Sunday, September 19, 2021

History

Pre Covid Picture. Credit Cyrsti Hart
 Many transgender women and men resent their restrictive upbringing not living as their authentic selves. I prefer to think of it as far as I am concerned as the days of cross dressing as a guy. Even though for the most part I was successful, all too often, the whole effort was so very stressful. The entire time I had to hide my resentment. Back in those days (the 50's and 60's) there was simply no one to reach out to.

These days of course are different except for the fact some of the young transgender population don't understand how a seemingly increase in older trans women and men coming out somehow is bogus. They don't realize how difficult it was to come out in the "dark ages" of being transgender.

Then there is the
effect of testosterone poisoning. The infamous result of puberty often is too much for many of us to overcome. No matter how any hormones you take, there is nothing you can do about your size or bone structure.  On the positive side, many of us learn to dress ourselves to still accentuate the positive and survive the feminine world. 


One idea to look back on your male history is to look at what he did do for you. For some of us, he kept us safe from the bullies. He acted the hated macho role well and did enough to get by. He was able to somehow internalize the confusing feminine feelings. He didn't want to be a defensive end on the football team. He wanted to be a cheerleader. 

For better or for worse, my history is one of survival. I went to proms and dated when I had to all the way to getting married and having a daughter. I even was forced into the military through the Vietnam draft so I could add it to my "male resume"'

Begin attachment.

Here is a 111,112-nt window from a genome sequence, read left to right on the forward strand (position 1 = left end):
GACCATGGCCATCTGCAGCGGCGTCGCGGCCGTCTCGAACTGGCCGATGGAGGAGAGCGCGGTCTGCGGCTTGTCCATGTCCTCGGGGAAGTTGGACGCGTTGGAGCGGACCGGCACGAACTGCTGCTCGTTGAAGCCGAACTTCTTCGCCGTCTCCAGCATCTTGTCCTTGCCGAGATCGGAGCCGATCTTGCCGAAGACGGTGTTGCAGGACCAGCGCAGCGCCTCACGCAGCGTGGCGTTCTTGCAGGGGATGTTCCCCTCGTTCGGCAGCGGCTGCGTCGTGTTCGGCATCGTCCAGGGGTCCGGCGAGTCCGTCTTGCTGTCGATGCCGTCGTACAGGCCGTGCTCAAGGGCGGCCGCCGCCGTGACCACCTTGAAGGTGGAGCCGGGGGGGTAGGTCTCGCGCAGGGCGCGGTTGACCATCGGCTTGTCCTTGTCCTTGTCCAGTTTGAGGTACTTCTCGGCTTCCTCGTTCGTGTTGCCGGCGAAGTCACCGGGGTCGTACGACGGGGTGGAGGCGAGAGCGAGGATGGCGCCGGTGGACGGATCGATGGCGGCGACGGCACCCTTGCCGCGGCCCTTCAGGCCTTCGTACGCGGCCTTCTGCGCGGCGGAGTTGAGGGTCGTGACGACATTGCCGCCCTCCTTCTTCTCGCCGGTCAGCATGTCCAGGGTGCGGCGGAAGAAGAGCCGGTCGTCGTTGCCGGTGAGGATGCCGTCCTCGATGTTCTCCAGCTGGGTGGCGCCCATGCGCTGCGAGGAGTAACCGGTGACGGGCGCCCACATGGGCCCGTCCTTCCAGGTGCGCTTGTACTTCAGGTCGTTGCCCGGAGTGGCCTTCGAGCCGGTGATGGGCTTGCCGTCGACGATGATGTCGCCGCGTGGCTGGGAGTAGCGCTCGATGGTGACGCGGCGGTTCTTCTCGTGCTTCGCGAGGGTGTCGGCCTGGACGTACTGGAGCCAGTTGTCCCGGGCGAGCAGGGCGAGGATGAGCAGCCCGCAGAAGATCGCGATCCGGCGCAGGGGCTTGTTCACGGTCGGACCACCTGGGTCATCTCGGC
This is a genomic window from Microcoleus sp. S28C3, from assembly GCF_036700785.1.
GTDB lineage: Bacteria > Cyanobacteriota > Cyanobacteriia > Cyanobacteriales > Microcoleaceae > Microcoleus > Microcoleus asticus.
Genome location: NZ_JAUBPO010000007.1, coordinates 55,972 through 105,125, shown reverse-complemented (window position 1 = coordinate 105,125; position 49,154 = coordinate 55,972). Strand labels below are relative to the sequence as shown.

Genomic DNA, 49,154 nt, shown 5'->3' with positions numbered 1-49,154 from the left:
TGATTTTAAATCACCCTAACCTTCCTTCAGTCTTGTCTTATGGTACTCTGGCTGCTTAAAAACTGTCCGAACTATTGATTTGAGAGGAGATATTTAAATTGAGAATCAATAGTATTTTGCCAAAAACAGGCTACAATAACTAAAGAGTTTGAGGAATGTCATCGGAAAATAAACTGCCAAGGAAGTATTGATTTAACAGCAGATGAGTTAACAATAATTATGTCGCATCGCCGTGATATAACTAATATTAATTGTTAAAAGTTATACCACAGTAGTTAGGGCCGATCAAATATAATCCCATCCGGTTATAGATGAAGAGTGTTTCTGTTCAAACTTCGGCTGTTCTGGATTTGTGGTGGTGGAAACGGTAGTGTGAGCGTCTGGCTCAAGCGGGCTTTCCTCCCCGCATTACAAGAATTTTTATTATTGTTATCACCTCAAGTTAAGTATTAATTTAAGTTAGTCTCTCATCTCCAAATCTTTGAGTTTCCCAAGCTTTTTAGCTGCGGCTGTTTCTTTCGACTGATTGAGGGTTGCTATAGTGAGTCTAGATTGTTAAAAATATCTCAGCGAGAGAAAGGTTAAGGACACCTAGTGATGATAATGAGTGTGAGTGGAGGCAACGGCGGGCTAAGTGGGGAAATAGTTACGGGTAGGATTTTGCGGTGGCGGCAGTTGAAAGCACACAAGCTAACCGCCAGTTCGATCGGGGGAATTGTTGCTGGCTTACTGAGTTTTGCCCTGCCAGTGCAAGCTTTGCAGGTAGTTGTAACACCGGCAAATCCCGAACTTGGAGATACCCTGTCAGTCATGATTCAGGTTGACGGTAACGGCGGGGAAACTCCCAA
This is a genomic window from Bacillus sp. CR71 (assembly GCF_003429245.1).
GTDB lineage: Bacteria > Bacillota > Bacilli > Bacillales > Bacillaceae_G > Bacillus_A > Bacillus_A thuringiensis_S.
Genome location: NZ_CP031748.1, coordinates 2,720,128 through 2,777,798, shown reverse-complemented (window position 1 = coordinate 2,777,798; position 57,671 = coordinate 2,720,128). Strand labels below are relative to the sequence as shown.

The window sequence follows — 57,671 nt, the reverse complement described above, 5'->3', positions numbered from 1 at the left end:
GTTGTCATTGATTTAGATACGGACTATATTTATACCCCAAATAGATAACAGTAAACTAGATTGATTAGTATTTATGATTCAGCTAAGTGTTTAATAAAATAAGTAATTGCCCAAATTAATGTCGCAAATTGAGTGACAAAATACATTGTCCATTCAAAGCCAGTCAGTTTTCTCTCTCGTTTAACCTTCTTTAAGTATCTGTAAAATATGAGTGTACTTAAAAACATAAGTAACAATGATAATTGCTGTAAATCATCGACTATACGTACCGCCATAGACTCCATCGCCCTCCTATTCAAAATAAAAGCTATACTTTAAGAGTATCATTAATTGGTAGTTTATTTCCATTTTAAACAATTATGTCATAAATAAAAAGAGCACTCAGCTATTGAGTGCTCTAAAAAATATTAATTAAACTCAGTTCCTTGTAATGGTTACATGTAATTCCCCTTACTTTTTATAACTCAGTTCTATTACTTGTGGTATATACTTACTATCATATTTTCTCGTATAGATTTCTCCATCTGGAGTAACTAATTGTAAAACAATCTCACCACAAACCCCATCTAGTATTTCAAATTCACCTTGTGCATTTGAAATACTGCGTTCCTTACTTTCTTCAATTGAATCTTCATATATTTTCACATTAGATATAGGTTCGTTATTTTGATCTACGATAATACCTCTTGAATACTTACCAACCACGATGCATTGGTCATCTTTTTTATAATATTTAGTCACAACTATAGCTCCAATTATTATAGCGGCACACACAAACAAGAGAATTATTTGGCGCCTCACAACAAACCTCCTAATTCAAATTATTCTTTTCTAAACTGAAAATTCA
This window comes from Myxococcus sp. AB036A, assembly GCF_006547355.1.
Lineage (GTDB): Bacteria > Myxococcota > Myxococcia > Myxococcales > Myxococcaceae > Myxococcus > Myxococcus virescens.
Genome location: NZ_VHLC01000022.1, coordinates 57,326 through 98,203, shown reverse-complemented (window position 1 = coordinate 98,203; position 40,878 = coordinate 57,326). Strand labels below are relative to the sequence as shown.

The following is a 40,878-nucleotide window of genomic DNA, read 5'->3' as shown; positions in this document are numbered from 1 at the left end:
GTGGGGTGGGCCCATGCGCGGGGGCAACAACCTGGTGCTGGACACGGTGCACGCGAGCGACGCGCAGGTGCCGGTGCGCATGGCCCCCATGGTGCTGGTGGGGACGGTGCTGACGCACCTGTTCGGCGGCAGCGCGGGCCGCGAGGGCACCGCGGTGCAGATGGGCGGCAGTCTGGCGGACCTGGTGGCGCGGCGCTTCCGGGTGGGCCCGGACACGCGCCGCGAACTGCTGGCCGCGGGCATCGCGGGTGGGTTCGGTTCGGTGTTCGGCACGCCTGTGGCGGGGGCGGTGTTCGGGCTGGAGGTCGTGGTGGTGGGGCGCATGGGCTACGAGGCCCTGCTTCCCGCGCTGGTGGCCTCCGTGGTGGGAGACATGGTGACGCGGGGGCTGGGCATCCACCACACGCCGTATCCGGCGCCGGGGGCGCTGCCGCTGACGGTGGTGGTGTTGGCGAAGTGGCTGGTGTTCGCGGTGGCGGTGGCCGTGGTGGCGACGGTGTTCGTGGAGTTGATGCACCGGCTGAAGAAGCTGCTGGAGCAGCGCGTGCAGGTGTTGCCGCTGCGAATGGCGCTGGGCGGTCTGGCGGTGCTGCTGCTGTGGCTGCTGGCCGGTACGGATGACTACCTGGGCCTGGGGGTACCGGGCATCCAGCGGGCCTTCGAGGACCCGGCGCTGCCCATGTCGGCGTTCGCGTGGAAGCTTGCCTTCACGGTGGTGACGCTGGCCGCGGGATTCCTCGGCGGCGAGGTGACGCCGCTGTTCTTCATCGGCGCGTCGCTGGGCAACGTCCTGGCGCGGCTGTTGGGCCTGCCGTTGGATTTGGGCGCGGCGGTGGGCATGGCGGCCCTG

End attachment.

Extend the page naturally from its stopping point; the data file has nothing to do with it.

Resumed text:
Being a historian myself, I have embraced the positive aspects of  being forced to live a period of my life in a foreign gender. Through it all, I learned what it is to live both sides of the gender fence. 

History now tells me it is as difficult as it sounds.

1 comment:

  1. I can relate, except that I quite enjoyed being a defensive end. Taking on the block of a fullback or pulling guard on a sweep play, and then forcing the running back to go inside - only to be tackled by a linebacker or cornerback - was analogous to my life. It was a struggle, and took all my energy to deal with it, but nobody really noticed my efforts because the glory went to someone else. I never minded, though, because avoiding the spotlight was safe. Still, I could take quiet satisfaction in knowing I'd done a good job. Besides, it takes a lot of discipline and toughness to hold one's ground like that, and the physicality of it all helped me to take out my frustrations in an acceptable manner. As far as the cheerleaders go, I remember them teasing me from the sidelines that the blackout under my eyes looked like my mascara was running. Little did they know that there were times, after a game, when I went home and applied my mascara flawlessly. ;-)

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